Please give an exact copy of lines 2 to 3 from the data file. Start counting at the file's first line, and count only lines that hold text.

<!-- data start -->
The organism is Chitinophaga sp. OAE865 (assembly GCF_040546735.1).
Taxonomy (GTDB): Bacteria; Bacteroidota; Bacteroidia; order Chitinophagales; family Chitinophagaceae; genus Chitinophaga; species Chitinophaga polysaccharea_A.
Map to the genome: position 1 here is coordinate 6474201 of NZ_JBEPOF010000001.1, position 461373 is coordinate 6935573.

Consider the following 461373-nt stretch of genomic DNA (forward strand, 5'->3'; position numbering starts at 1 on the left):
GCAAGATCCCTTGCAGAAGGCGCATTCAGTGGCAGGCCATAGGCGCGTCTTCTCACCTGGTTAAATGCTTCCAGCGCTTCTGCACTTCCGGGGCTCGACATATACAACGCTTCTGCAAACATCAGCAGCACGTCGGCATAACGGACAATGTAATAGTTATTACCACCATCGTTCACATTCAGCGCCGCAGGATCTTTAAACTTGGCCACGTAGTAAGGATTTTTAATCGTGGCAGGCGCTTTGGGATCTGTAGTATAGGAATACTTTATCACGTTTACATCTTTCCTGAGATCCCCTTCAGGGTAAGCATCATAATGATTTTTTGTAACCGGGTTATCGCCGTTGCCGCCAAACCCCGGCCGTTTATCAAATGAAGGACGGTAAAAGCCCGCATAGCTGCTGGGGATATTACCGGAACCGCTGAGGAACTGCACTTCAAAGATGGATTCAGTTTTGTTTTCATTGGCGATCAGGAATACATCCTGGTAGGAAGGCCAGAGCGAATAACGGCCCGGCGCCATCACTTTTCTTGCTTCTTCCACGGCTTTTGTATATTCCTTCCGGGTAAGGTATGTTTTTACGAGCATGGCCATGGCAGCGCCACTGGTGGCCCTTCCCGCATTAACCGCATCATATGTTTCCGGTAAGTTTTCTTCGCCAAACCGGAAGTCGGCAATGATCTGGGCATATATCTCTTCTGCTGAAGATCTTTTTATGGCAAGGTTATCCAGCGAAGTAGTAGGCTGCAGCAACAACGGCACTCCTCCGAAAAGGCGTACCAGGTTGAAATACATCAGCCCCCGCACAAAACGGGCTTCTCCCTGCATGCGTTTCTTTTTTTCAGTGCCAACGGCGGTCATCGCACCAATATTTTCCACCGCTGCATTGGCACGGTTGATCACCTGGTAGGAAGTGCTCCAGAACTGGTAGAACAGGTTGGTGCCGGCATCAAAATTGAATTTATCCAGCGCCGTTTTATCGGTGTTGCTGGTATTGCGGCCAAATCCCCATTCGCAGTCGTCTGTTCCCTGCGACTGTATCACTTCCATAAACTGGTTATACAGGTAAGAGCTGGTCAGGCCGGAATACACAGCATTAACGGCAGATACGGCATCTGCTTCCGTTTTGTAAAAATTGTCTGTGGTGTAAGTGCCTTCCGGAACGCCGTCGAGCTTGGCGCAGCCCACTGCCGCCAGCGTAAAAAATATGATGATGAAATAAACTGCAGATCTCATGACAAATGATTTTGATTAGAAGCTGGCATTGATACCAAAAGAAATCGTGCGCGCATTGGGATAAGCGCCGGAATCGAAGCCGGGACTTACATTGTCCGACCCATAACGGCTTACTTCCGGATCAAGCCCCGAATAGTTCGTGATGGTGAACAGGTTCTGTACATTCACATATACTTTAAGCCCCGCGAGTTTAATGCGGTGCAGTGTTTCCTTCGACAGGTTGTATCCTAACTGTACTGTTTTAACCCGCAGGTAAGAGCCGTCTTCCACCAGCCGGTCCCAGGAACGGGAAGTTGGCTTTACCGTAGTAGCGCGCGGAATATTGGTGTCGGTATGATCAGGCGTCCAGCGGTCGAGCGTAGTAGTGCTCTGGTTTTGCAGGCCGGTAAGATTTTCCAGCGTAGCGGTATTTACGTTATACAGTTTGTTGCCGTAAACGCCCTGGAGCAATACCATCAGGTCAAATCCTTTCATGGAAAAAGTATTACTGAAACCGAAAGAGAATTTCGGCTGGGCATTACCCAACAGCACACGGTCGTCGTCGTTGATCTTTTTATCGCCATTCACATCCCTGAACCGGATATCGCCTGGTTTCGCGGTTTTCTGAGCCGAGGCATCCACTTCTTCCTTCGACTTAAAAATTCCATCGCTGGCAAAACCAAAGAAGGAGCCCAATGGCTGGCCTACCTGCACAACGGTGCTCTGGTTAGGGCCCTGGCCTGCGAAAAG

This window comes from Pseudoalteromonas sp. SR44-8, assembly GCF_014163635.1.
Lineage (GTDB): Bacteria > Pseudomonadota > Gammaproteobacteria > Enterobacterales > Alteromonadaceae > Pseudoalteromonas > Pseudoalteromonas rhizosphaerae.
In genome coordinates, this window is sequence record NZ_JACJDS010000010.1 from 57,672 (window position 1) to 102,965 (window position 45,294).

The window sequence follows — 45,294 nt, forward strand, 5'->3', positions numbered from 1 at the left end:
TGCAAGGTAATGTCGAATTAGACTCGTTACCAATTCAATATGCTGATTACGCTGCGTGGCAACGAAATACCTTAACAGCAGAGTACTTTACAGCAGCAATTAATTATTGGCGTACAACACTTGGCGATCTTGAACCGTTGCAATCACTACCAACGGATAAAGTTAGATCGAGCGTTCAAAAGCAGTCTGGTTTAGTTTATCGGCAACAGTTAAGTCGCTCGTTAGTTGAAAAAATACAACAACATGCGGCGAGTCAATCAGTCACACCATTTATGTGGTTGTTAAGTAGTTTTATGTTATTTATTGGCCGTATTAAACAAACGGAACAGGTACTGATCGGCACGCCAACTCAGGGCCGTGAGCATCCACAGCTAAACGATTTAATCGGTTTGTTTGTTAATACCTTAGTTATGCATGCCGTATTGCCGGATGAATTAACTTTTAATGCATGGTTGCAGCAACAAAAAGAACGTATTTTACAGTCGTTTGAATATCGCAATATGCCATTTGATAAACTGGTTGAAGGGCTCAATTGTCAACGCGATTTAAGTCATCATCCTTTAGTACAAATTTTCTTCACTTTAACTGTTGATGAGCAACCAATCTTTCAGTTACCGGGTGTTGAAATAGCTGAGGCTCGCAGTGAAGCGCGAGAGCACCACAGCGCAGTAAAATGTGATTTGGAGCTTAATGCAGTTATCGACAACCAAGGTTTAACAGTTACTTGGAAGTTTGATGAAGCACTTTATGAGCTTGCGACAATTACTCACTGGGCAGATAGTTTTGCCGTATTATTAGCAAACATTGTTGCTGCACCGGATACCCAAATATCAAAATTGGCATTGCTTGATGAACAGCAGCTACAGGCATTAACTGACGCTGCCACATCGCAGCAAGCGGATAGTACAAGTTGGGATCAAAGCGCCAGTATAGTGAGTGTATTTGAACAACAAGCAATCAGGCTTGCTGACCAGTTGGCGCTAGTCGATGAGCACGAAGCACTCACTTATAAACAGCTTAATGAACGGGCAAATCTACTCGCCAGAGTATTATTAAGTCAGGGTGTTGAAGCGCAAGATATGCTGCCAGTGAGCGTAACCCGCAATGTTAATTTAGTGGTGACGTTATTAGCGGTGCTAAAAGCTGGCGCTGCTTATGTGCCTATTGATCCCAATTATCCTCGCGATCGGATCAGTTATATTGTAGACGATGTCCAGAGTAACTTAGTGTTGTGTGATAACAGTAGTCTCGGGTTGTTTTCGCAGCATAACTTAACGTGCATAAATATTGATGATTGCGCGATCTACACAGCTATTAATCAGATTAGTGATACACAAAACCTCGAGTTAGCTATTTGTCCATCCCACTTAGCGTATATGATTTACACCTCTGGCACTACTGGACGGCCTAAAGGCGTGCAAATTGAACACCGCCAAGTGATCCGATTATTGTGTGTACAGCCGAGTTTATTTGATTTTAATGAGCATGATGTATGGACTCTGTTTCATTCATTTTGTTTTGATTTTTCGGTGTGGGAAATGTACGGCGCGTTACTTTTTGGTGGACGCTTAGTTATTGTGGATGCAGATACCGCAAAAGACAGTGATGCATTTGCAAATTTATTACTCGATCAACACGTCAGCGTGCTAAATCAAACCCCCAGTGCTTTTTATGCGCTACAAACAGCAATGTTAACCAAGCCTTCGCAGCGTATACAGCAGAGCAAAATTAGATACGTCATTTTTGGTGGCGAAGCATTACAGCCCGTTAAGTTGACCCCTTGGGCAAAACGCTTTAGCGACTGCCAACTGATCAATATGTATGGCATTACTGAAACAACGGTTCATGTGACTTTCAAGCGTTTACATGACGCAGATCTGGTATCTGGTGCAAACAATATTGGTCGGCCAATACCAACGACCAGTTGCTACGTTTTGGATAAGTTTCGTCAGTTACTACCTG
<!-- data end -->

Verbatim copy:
Taxonomy (GTDB): Bacteria; Bacteroidota; Bacteroidia; order Chitinophagales; family Chitinophagaceae; genus Chitinophaga; species Chitinophaga polysaccharea_A.
Map to the genome: position 1 here is coordinate 6474201 of NZ_JBEPOF010000001.1, position 461373 is coordinate 6935573.